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Should California Tax Mileage Instead of Gas?

  • Feb 2, 2015 | Gail Cole

 Fuel efficient vehicles are a good thing. Not so their impact on gas tax revenue.

In California as in many other states, sales tax on gasoline pays to maintain roads, bridges and other transportation systems. And California, like other states, now finds itself struggling to maintain transportation in the face of decreasing gas tax revenue.

One reason for this is falling fuel prices, which are affecting revenue across the United States and in oil-producing countries such as Nigeria. Another reason is the number of fuel-efficient vehicles travelling the roads, like the Toyota Prius, the Chevrolet Volt, and the Tesla. The more efficient the vehicle, the less gas is purchased and the less gas tax revenue ends up in state coffers. And while fuel prices will surely rebound, one hopes the trend toward more fuel-efficient vehicles will stay.

According to Governor Jerry Brown, there is a “$59 million backlog on highway maintenance.” Replacing the gas tax with a tax on miles driven could be the solution.

Last fall, the governor approved Senate Bill 1077, which creates a road usage charge pilot program. The bill states the following:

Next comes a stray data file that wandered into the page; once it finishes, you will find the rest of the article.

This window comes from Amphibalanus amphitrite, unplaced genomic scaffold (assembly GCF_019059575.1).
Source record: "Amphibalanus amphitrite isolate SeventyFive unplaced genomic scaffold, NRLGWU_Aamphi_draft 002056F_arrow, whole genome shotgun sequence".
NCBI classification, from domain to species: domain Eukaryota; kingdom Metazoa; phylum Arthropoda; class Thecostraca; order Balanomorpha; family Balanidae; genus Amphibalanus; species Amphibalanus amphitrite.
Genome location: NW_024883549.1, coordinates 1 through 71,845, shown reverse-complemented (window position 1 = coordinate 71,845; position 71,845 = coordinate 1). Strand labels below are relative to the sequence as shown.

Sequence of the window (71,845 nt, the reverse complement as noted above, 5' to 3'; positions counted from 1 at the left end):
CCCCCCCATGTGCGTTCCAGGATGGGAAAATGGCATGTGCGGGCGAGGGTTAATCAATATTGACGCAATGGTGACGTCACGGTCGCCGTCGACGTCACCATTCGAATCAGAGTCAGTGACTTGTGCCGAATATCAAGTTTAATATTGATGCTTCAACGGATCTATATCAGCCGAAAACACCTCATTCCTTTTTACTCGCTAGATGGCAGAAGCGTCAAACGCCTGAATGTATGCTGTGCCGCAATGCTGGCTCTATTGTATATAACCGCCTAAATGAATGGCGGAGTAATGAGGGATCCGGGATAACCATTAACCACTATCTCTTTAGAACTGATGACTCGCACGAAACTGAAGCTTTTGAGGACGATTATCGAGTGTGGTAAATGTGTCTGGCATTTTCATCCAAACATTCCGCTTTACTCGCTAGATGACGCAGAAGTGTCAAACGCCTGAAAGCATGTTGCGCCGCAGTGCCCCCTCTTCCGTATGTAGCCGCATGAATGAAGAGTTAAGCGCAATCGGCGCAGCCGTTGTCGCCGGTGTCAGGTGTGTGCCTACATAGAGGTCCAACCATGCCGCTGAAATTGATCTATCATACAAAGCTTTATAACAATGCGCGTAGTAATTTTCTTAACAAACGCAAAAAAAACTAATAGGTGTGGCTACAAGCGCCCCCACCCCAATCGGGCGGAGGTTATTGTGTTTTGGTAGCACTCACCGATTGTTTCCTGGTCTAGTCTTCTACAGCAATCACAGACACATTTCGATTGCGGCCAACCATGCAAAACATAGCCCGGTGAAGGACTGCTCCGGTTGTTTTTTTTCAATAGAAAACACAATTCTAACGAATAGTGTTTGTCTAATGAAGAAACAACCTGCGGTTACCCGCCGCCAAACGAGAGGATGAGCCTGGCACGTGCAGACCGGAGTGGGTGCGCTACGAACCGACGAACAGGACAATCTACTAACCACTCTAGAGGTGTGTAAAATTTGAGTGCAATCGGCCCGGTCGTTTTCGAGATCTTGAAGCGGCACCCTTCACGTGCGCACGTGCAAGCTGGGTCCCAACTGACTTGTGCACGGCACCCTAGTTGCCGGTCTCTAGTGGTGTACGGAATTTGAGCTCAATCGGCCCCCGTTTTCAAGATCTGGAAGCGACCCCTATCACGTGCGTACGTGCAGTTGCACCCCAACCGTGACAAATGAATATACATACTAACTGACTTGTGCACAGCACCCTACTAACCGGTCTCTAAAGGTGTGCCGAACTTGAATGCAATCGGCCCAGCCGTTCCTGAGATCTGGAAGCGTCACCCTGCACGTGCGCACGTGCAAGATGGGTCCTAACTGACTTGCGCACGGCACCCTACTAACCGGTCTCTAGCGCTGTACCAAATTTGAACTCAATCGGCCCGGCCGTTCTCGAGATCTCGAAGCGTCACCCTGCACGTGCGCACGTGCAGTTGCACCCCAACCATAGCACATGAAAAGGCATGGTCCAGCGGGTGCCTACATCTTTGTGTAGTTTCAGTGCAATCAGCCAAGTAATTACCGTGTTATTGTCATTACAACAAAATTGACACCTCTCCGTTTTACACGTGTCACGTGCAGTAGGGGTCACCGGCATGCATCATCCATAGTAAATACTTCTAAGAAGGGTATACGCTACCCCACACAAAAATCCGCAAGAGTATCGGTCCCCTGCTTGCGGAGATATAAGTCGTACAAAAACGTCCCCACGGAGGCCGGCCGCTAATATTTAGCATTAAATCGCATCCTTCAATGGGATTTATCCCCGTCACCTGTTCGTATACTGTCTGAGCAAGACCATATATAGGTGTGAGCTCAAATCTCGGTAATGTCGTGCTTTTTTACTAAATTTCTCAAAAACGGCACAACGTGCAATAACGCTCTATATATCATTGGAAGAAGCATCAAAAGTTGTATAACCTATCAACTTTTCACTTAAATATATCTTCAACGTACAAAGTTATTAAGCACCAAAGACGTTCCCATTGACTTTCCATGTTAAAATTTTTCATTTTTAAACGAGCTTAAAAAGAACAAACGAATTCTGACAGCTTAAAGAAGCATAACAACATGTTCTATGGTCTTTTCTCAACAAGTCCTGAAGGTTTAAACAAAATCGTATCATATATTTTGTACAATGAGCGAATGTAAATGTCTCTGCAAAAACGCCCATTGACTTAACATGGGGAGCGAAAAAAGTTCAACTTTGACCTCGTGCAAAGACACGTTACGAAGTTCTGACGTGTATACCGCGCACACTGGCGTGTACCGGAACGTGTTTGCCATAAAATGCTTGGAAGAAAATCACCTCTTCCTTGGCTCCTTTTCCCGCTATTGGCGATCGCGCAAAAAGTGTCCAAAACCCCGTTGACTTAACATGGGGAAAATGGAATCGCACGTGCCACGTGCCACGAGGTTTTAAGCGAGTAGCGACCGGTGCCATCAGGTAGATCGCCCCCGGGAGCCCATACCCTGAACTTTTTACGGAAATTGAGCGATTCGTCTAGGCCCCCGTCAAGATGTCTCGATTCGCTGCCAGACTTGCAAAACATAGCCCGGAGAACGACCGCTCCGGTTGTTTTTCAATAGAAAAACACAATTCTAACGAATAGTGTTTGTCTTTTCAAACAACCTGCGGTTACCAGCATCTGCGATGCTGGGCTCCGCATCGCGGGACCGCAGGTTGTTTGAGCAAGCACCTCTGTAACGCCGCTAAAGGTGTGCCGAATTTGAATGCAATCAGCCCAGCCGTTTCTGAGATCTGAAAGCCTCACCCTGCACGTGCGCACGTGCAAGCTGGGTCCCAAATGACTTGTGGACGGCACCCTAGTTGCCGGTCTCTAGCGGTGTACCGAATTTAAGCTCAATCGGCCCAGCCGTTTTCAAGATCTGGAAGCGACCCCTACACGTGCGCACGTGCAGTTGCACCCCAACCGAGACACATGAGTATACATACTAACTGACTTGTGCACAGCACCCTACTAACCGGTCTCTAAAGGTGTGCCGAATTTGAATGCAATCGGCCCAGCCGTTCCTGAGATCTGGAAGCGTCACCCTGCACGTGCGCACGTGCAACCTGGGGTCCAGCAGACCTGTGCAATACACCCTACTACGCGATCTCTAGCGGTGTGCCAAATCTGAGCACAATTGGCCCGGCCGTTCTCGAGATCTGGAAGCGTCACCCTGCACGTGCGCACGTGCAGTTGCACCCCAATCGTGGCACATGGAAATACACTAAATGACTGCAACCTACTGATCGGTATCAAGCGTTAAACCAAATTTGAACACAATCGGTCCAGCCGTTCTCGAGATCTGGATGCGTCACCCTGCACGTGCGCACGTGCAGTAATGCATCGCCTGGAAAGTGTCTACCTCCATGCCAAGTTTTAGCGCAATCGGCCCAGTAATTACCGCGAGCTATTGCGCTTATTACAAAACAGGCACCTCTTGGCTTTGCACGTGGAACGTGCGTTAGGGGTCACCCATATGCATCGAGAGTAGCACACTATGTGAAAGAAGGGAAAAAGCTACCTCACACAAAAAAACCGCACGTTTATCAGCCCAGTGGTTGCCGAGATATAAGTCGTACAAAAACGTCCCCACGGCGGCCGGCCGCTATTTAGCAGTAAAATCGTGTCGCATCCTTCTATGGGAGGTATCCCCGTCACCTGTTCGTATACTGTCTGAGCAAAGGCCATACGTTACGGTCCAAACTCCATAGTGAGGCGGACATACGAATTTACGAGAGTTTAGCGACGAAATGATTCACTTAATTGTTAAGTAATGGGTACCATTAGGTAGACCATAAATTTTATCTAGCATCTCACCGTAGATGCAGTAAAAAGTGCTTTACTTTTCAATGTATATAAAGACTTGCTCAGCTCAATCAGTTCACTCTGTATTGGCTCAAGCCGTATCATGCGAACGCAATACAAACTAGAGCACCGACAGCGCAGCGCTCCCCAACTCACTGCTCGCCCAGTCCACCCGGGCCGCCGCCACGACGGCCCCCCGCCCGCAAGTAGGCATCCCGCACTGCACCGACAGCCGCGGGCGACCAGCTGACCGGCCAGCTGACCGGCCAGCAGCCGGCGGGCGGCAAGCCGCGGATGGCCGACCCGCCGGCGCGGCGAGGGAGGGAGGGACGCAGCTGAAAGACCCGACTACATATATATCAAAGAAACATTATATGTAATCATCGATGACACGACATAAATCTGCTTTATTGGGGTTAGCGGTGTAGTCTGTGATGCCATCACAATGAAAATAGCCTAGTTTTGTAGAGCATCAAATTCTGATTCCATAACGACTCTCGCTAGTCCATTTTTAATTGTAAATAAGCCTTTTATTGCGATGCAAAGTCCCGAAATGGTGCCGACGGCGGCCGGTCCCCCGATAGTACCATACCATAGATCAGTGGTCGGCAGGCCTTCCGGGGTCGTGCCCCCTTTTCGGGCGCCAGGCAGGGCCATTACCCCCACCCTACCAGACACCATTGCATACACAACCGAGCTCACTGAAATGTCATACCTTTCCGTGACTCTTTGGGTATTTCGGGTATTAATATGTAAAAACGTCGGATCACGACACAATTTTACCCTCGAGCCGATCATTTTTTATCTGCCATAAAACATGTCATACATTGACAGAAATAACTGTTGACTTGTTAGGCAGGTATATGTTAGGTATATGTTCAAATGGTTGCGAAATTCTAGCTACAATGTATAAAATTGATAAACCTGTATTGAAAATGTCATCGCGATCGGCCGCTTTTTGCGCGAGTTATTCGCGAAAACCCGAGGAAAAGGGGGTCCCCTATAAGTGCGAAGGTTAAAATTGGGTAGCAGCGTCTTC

• “Road usage charging is a policy whereby motorists pay for the use of the roadway network based on the distance they travel. Drivers pay the same rate per mile driven, regardless of what part of the roadway network they use.
  • A road usage charge program has the potential to distribute the gas tax burden across all vehicles regardless of fuel source to minimize the impact of the current regressive gas tax structure.”

SB 10077 does not create a new tax or alter existing taxes. It does mandate the creation of a Road Usage Charge (RUC) Technical Advisory Committee, which will “explore alternative revenue sources that may be implemented in lieu of the antiquated gas tax structure now in place.”

Pilot program

An RUC pilot program will be implemented by January 1, 2017, and will submit a report of its findings by June 30, 2018. It has the following tasks:

  1. “Analyze alternative means of collecting road usage data, including at least one alternative that does not rely on electronic vehicle location data.
  2. Collect a minimum amount of personal information including location-tracking information, necessary to implement the RUC program.
  3. Ensure that processes for collecting, managing, storing, transmitting, and destroying data are in place to protect the integrity of the data and safeguard the privacy of drivers.”

The California gas tax rate of 36 cents per gallon has not changed since 1994. Californians also pay a 2.25% sales tax on gas and a 9.67% tax on diesel fuel.

Stay on top of fuel tax and sales tax changes in California and other states. Learn more.

photo credit: Rainforest Action Network via photopin cc

Sales tax rates, rules, and regulations change frequently. Although we hope you'll find this information helpful, this blog is for informational purposes only and does not provide legal or tax advice.
Gail Cole
Avalara Author
Gail Cole
Gail Cole
Avalara Author Gail Cole
Gail began researching and writing about sales tax in 2012 and has been fascinated with it ever since. She has a penchant for uncovering unusual tax facts, and endeavors to make complex sales tax laws more digestible for both experts and laypeople.